Did you know that 80% of your skin’s appearance is up to you? Only 20% is genetics! Read what experts say you can do to make a difference and be a wrinkle warrior.
- Avoid the sun. It’s the No. 1 cause of wrinkles, with dozens of studies documenting the impact. In one study that looked at identical twins, New York plastic surgeon Darrick Antell, MD, found sun exposure was even more important than heredity. Siblings who limited sun time had fewer wrinkles and looked younger overall than their sun-worshiping twins.
2. Wear sunscreen. If you must go out in the sun, the American Academy of Dermatology says, wear sunscreen! It will protect you from skin cancer, and help prevent wrinkles at the same time. Buyer beware, not all sunscreens are effective.
The Skin Cancer Foundation grants its Seal of Recommendation to products that meet the Foundation’s specific criteria for effective UV sun protection.
- Don’t smoke. More studies are confirming that cigarette smoke ages skin — mostly by releasing an enzyme that breaks down collagen and elastin, important components of the skin. Sibling studies done at the Twin Research Unit at St. Thomas Hospital in London found the brother or sister who smoked tended to have skin that was more wrinkled and up to 40% thinner than the non-smoker.
- Get adequate sleep. Yale dermatologist Nicholas Perricone, MD, says that when you don’t get enough sleep, the body produces excess cortisol, a hormone that breaks down skin cells. Get enough rest, Perricone says, and you’ll produce more HGH (human growth hormone), which helps skin remain thick, more “elastic,” and less likely to wrinkle.
- Sleep on your back. Dr. Katie Rodan says, “sleeping on your back could be better than botox”. It is a simple, no cost way to avoid creating wrinkles. The AAD (American Academy of Dermatologists) says any repetitive facial movement overworks facial muscles, forming a groove beneath the skin’s surface. This groove eventually becomes a wrinkle.
- Don’t squint — get reading glasses! Sunglasses will protect skin around the eyes from sun damage — and further keep you from squinting.
- Eat a healthy diet, more fish, fruits and veggies. Cold water fish, like salmon are a great source of protein — one of the building blocks of great skin — it’s also an awesome source of an essential fatty acid known as omega-3. Fatty acids help nourish skin and keep it plump and youthful. Fruits and vegetables contain antioxidant compounds. These compounds fight damage caused by free radicals (unstable molecules that can damage cells), which in turn helps skin look younger and more radiant, and protects against some effects of photoaging.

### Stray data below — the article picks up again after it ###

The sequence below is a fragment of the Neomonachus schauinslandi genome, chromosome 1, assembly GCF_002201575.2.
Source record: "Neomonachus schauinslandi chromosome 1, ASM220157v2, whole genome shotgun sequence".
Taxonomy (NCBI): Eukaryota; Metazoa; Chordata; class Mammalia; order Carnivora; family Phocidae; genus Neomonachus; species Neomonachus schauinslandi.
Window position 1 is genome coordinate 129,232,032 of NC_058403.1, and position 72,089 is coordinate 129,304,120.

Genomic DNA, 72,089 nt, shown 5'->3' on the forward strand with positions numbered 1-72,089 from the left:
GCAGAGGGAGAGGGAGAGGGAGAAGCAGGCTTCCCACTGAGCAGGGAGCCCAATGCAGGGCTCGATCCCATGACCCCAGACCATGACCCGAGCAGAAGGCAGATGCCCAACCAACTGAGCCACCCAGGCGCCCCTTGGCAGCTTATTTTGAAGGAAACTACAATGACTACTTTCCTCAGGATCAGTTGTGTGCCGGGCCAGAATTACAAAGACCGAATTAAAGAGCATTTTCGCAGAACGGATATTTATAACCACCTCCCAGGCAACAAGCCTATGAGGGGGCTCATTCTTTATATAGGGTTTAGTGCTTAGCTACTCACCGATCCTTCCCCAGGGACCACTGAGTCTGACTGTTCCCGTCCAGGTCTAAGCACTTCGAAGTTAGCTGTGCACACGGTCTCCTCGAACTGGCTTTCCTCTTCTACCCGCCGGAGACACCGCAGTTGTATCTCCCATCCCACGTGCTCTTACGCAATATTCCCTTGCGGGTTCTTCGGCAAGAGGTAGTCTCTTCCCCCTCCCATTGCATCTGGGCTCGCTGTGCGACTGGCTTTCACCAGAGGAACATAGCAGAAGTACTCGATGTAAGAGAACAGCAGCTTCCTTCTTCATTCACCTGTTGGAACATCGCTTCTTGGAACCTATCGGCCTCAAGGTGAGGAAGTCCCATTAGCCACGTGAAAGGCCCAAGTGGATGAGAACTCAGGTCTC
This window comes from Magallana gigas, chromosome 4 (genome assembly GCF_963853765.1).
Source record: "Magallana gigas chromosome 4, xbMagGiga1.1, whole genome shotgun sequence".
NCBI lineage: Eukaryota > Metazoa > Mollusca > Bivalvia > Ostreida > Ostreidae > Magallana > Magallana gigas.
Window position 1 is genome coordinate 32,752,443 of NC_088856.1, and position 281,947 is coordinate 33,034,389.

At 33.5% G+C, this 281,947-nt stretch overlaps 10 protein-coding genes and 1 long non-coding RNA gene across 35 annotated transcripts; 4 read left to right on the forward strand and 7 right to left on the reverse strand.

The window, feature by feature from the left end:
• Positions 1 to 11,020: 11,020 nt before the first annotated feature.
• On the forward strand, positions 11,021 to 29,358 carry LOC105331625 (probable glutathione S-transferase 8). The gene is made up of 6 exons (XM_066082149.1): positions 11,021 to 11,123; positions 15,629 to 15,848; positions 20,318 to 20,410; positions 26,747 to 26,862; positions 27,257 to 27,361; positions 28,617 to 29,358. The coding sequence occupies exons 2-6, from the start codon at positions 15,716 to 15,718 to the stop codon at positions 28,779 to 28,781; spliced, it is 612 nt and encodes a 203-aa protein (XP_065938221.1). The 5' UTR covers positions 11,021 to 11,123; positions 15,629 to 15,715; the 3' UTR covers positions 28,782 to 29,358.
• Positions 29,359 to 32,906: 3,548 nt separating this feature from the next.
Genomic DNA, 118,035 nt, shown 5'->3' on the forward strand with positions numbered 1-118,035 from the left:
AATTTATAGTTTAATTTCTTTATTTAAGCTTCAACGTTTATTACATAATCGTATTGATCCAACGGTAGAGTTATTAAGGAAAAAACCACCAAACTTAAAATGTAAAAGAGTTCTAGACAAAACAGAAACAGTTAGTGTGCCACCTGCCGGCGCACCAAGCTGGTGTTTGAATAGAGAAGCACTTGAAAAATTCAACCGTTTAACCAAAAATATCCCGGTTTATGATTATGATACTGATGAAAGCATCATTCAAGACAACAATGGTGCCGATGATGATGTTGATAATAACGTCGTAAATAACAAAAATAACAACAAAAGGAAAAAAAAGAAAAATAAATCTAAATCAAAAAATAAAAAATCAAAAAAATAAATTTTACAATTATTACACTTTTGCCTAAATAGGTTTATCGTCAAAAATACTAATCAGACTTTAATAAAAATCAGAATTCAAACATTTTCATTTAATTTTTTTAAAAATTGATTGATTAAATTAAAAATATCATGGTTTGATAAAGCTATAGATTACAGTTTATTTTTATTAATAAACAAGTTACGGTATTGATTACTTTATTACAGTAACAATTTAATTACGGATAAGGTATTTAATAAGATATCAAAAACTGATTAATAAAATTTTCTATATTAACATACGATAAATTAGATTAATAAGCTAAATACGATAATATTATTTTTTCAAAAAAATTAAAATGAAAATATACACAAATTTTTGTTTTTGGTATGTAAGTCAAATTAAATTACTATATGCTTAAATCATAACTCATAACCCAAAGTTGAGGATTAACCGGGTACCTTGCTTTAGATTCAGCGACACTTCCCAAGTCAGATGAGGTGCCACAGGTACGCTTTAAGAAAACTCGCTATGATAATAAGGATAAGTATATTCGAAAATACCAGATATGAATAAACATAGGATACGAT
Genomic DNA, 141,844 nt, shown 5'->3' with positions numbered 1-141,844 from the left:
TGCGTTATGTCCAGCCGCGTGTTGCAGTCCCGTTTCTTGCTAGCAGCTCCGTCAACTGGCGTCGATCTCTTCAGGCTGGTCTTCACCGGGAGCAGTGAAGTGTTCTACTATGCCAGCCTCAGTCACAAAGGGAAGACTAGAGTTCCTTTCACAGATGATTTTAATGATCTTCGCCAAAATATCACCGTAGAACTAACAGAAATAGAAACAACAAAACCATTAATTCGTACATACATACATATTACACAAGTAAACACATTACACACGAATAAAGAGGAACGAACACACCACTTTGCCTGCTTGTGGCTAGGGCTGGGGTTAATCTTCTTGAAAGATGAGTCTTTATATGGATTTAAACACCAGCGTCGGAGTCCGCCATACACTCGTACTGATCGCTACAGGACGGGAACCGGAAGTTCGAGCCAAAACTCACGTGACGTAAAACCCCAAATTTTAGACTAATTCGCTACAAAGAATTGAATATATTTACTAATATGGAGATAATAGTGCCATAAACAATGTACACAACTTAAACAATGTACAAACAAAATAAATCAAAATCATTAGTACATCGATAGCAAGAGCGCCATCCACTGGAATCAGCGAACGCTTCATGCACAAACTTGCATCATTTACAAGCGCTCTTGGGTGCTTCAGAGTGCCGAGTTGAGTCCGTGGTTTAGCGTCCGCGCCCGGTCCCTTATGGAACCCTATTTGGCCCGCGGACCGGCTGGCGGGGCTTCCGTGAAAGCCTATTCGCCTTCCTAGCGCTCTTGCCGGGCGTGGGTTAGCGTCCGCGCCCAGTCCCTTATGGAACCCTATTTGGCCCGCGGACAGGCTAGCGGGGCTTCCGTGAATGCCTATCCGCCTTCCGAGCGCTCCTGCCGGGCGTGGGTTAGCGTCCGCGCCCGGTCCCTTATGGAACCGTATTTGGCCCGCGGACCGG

- Use moisturizer. Women and men often overlook the power of a simple moisturizer. Many skin issues are due to lack of moisture. Skin that is moist simply looks better, so lines and creases are far less noticeable.
- Don’t over-wash your face. According to dermatologists at the University of Maryland Medical Center, tap water can strip skin of its natural barrier oils and moisture that protect against wrinkles. Wash them off too often, and you wash away protection. Moreover, unless your soap contains moisturizers, you should use a cleanser instead. Use your fingertips to wash your face.
- Exfoliate-Out with the old, in with the new. Removing dead skin cells with gentle exfoliation will accomplish three important factors. But be careful and only use gentle exfoliation ingredients like sugar and salt. Even washcloths may be too harsh for your face!
- It accelerates turnover of dead skin cells.
- It clears the way for penetration of active treatment ingredients.
- It refines skin’s surface to look more luminous.
- Apply ingredients to repair and replenish skin. Many ingredients have shown anti-ageing benefits. Does your product provide clinical proof that it works? It is not just the ingredient, but the application and formulation that makes the difference.
- Alpha-hydroxy acids (AHAs). These natural fruit acids lift away the top layer of dead skin cells, reducing the appearance of fine lines and wrinkles, particularly around the eyes.
- Retinoids (including Retin A). The only FDA-approved topical treatment for wrinkles is tretinoin, known commercially as Retin A. Retinol is a natural form of vitamin A found in many over-the-counter products. Studies show that in a stabilized formula, in high concentrations, it may be as effective as Retin A, without the side effects, such as skin burning and sensitivity.
- Topical vitamin C. Studies at Tulane University, among others, have found it can increase collagen production, protect against damage from UVA and UVB rays, correct pigmentation problems, and improve inflammatory skin conditions. The key, however, may be the type of vitamin C used. To date, most of the research points to the L-ascorbic acid form as the most potent for wrinkle relief.
- Peptides. Peptides can increase collagen production in sun-damaged skin and diminished lines and wrinkles.
Take these steps to incorporate good habits for healthy, youthful looking skin. Your skin is your advertisement to the world. Feel confident that you can put your best face forward. Comment below to tell us what is your best wrinkle fighting tip.